Isaac

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Related to Yishaq: Abram

I·saac

 (ī′zək)
In the Bible, the son of Abraham who was offered as a sacrifice to God. The sacrifice was prevented at the last moment by divine intervention.
American Heritage® Dictionary of the English Language, Fifth Edition. Copyright © 2016 by Houghton Mifflin Harcourt Publishing Company. Published by Houghton Mifflin Harcourt Publishing Company. All rights reserved.

Isaac

(ˈaɪzək)
n
(Bible) an Old Testament patriarch, the son of Abraham and Sarah and father of Jacob and Esau (Genesis 17; 21–27)
Collins English Dictionary – Complete and Unabridged, 12th Edition 2014 © HarperCollins Publishers 1991, 1994, 1998, 2000, 2003, 2006, 2007, 2009, 2011, 2014

I•saac

(ˈaɪ zək)

n.
a son of Abraham and Sarah, and father of Jacob. Gen. 21:1–4.
Random House Kernerman Webster's College Dictionary, © 2010 K Dictionaries Ltd. Copyright 2005, 1997, 1991 by Random House, Inc. All rights reserved.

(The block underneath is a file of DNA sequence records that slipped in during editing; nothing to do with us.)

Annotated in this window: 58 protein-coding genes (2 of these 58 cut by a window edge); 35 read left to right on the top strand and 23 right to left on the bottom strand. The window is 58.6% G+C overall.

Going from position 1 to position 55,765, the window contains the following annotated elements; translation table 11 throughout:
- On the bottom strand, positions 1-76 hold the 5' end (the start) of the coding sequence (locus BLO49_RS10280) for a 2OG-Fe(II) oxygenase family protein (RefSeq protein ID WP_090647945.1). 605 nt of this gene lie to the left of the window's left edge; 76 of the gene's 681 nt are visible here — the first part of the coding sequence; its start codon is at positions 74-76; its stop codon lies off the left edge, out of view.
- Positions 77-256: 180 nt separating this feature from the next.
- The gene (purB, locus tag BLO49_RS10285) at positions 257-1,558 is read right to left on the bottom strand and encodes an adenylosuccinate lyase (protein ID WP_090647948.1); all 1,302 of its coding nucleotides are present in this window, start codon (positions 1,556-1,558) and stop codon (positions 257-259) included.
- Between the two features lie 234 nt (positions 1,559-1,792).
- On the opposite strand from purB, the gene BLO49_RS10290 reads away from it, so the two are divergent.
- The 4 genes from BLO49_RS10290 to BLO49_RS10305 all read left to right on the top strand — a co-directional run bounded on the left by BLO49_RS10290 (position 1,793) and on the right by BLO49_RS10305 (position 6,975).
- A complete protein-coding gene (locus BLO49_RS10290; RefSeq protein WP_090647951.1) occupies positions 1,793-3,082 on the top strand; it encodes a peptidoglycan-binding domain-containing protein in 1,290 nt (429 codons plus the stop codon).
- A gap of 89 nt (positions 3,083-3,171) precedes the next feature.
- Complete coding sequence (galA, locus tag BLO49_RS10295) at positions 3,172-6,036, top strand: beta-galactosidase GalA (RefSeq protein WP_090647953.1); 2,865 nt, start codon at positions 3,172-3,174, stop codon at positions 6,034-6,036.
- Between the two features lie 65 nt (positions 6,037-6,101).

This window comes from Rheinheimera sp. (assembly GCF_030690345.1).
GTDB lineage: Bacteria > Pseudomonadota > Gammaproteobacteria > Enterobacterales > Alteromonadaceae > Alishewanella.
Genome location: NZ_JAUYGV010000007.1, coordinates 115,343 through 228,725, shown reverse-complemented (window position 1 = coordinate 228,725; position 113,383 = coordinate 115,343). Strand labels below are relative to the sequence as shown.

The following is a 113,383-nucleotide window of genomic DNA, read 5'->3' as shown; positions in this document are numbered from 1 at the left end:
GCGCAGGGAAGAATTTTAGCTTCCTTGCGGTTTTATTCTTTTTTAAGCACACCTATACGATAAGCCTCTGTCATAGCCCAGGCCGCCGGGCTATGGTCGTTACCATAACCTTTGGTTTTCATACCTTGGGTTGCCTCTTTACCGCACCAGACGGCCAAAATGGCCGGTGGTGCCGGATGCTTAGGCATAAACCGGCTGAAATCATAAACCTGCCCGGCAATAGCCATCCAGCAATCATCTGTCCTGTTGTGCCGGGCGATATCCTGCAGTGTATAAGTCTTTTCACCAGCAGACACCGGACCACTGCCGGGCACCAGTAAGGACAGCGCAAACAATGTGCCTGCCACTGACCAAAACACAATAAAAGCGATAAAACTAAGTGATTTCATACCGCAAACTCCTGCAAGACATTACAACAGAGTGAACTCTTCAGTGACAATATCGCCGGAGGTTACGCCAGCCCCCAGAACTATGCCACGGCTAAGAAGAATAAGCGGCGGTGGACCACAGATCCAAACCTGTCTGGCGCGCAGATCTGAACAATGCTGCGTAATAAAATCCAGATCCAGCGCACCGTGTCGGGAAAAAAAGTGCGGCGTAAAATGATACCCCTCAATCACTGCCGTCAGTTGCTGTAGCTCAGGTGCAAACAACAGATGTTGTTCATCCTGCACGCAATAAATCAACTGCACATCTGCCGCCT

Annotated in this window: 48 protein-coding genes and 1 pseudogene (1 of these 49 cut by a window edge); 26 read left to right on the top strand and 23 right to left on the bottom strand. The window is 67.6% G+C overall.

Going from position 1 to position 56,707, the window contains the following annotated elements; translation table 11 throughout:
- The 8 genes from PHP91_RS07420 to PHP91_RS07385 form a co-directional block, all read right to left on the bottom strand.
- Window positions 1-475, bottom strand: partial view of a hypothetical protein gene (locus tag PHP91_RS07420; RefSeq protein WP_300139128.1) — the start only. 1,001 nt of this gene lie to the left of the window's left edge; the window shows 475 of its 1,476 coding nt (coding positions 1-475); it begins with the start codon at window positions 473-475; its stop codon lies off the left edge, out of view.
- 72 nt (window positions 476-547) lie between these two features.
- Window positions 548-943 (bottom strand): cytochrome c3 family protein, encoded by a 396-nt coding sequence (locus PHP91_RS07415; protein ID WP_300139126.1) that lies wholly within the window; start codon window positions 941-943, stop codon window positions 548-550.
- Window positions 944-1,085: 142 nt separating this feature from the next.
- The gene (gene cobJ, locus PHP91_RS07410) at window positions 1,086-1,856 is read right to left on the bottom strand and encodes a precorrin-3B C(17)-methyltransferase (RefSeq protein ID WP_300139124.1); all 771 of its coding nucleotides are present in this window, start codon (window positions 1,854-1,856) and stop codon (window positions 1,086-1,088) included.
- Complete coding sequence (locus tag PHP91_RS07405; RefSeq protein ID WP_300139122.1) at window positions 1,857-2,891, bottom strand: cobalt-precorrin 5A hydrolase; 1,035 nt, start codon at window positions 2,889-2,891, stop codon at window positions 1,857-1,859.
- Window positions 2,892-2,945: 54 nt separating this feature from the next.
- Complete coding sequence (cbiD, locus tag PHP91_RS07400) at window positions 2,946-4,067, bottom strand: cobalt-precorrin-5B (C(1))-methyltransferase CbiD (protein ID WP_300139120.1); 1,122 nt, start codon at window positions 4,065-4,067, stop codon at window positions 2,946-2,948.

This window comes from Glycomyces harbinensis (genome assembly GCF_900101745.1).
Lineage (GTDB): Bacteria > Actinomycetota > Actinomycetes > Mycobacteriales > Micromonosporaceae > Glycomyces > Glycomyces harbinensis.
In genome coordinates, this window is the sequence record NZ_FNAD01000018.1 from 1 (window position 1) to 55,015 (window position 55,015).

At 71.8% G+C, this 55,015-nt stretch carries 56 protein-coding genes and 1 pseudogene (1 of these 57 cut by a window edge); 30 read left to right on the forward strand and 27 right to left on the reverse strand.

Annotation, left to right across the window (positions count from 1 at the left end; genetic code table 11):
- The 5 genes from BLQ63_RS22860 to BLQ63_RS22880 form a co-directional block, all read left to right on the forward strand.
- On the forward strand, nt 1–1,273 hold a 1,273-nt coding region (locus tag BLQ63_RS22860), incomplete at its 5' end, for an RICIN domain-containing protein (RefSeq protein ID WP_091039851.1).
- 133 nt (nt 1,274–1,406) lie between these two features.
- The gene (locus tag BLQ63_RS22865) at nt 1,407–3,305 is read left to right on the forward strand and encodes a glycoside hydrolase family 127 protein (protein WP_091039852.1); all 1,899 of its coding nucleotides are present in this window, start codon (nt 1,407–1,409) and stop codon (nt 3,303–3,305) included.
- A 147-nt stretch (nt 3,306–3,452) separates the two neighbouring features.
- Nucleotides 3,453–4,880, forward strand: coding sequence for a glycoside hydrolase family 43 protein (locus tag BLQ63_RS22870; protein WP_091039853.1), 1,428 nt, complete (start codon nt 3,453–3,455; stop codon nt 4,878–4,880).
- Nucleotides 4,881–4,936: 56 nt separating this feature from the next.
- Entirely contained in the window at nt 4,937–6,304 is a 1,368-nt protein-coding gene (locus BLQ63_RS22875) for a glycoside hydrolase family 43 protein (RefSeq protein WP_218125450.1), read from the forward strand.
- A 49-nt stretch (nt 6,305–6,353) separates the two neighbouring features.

ThesaurusAntonymsRelated WordsSynonymsLegend:
Noun1.Isaac - (Old Testament) the second patriarchIsaac - (Old Testament) the second patriarch; son of Abraham and Sarah who was offered by Abraham as a sacrifice to God; father of Jacob and Esau
Old Testament - the collection of books comprising the sacred scripture of the Hebrews and recording their history as the chosen people; the first half of the Christian Bible
Based on WordNet 3.0, Farlex clipart collection. © 2003-2012 Princeton University, Farlex Inc.
Translations
Isak
Isaak
IisakIisakki
Isaac
Isak
Isak

Isaac

[ˈaɪzək] NIsaac
Collins Spanish Dictionary - Complete and Unabridged 8th Edition 2005 © William Collins Sons & Co. Ltd. 1971, 1988 © HarperCollins Publishers 1992, 1993, 1996, 1997, 2000, 2003, 2005

Isaac

[ˈaɪzək] nIsacco
Collins Italian Dictionary 1st Edition © HarperCollins Publishers 1995
References in periodicals archive ?
The commander of Ottomans, Ozdemir-oglu Osman Pasha, who was the son of Ozdemir Pasha, accepts the alliance with Yishaq. This alliance was critical for Osman Pasha, mainly because this could give him the chance to regain what was lost during his father's death around Arkiko, Debora and Masawwa zone.
Hiyya bar Abba," as does also the quotation of this passage by the fifteenth-century homilist Isaac Arama in his 'Aqedat Yishaq.